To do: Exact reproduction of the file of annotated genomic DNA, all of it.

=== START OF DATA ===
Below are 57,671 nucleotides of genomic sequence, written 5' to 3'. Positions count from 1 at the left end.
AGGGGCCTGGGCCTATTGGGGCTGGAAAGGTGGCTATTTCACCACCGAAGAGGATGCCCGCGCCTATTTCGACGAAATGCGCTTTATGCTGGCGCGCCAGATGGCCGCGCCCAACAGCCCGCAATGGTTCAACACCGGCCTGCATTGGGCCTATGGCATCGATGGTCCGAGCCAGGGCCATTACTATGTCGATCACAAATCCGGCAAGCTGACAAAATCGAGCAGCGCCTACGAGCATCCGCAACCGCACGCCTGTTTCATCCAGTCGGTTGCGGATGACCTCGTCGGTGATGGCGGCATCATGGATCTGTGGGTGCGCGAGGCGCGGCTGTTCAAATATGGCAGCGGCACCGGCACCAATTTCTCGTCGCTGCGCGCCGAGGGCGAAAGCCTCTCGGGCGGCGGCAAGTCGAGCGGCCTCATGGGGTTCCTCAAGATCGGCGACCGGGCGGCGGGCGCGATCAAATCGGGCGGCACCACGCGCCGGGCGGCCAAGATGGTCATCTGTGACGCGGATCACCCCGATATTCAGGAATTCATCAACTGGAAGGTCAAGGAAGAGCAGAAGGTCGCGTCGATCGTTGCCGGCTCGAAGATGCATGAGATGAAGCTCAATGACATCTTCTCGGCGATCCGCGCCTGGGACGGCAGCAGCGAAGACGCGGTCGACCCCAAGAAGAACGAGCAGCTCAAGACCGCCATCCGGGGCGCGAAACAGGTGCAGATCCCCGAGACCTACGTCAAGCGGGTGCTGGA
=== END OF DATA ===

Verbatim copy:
Below are 57,671 nucleotides of genomic sequence, written 5' to 3'. Positions count from 1 at the left end.
AGGGGCCTGGGCCTATTGGGGCTGGAAAGGTGGCTATTTCACCACCGAAGAGGATGCCCGCGCCTATTTCGACGAAATGCGCTTTATGCTGGCGCGCCAGATGGCCGCGCCCAACAGCCCGCAATGGTTCAACACCGGCCTGCATTGGGCCTATGGCATCGATGGTCCGAGCCAGGGCCATTACTATGTCGATCACAAATCCGGCAAGCTGACAAAATCGAGCAGCGCCTACGAGCATCCGCAACCGCACGCCTGTTTCATCCAGTCGGTTGCGGATGACCTCGTCGGTGATGGCGGCATCATGGATCTGTGGGTGCGCGAGGCGCGGCTGTTCAAATATGGCAGCGGCACCGGCACCAATTTCTCGTCGCTGCGCGCCGAGGGCGAAAGCCTCTCGGGCGGCGGCAAGTCGAGCGGCCTCATGGGGTTCCTCAAGATCGGCGACCGGGCGGCGGGCGCGATCAAATCGGGCGGCACCACGCGCCGGGCGGCCAAGATGGTCATCTGTGACGCGGATCACCCCGATATTCAGGAATTCATCAACTGGAAGGTCAAGGAAGAGCAGAAGGTCGCGTCGATCGTTGCCGGCTCGAAGATGCATGAGATGAAGCTCAATGACATCTTCTCGGCGATCCGCGCCTGGGACGGCAGCAGCGAAGACGCGGTCGACCCCAAGAAGAACGAGCAGCTCAAGACCGCCATCCGGGGCGCGAAACAGGTGCAGATCCCCGAGACCTACGTCAAGCGGGTGCTGGA